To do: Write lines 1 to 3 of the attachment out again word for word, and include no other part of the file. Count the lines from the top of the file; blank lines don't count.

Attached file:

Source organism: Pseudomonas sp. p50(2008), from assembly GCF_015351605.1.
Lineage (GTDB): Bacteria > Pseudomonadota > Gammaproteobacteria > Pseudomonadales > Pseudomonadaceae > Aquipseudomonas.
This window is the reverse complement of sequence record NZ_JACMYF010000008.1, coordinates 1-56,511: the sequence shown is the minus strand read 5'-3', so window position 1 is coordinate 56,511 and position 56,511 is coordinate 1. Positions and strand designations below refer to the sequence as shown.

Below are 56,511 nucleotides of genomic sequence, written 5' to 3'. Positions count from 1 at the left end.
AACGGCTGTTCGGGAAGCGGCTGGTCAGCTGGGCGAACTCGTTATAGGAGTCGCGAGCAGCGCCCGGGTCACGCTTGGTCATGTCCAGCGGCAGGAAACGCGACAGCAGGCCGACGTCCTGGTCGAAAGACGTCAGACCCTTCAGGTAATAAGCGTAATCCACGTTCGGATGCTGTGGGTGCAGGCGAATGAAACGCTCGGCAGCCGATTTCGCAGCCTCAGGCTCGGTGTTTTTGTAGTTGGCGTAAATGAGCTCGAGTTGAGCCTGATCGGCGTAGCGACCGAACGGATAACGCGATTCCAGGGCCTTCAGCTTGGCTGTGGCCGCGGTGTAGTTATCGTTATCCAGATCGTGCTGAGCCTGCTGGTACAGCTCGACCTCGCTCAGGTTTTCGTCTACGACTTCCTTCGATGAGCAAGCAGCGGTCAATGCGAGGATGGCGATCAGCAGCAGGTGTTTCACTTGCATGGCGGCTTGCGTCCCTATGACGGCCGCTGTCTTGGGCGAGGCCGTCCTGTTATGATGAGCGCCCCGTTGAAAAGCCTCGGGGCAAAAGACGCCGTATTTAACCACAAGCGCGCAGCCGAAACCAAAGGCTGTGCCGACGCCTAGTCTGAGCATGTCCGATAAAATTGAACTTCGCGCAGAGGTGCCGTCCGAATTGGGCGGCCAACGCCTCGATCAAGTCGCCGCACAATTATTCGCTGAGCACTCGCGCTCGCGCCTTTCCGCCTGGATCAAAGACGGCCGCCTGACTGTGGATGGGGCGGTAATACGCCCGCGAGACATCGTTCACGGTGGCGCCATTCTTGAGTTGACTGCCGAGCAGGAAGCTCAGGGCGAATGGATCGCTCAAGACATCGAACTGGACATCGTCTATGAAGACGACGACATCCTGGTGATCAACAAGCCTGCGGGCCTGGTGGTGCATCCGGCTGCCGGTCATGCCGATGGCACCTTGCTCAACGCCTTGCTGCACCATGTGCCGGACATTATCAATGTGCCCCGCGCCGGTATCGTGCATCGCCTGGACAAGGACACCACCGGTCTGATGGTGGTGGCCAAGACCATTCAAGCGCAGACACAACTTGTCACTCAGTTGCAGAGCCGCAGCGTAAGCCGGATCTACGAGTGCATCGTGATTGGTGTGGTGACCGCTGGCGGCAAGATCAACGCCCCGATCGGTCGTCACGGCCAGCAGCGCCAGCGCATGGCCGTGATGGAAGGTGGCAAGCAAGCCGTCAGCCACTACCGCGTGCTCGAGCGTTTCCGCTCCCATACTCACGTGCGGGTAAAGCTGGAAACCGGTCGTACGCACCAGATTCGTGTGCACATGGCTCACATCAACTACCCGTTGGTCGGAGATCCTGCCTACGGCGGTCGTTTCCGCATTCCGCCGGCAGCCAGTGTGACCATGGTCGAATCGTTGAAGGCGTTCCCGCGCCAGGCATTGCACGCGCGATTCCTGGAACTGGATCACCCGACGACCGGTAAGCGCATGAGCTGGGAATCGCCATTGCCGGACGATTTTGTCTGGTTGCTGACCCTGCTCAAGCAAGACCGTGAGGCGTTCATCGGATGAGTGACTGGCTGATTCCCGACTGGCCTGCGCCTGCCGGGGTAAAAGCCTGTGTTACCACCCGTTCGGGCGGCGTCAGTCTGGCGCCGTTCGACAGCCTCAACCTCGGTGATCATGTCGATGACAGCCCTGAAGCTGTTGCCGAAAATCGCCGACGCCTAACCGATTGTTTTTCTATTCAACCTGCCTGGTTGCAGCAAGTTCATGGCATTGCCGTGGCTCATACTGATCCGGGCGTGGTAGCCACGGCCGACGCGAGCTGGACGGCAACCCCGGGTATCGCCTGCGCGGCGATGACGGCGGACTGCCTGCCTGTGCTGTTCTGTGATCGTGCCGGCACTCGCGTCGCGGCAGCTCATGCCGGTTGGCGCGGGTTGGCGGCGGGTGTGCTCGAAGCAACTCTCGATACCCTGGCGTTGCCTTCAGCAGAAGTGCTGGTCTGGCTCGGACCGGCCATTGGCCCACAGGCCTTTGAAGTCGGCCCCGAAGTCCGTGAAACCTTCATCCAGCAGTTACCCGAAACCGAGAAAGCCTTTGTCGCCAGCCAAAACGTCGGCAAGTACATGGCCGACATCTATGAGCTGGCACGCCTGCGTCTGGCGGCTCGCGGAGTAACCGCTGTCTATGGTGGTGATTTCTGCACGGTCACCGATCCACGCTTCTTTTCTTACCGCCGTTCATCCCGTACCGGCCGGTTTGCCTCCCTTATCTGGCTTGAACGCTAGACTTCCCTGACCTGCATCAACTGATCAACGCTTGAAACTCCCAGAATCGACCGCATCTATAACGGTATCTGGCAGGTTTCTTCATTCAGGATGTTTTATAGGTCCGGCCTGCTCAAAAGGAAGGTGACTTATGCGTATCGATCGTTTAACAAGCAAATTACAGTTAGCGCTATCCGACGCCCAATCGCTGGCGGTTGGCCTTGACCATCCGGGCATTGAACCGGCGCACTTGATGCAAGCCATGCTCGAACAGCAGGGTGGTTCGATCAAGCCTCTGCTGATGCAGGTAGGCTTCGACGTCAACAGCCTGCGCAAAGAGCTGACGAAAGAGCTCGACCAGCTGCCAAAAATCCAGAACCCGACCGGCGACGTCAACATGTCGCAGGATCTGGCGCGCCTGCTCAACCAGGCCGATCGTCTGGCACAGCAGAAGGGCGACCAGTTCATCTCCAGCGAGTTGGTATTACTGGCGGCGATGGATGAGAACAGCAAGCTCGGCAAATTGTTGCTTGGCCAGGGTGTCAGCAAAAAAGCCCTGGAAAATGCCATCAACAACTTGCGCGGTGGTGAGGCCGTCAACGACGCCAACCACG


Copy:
Source organism: Pseudomonas sp. p50(2008), from assembly GCF_015351605.1.
Lineage (GTDB): Bacteria > Pseudomonadota > Gammaproteobacteria > Pseudomonadales > Pseudomonadaceae > Aquipseudomonas.
This window is the reverse complement of sequence record NZ_JACMYF010000008.1, coordinates 1-56,511: the sequence shown is the minus strand read 5'-3', so window position 1 is coordinate 56,511 and position 56,511 is coordinate 1. Positions and strand designations below refer to the sequence as shown.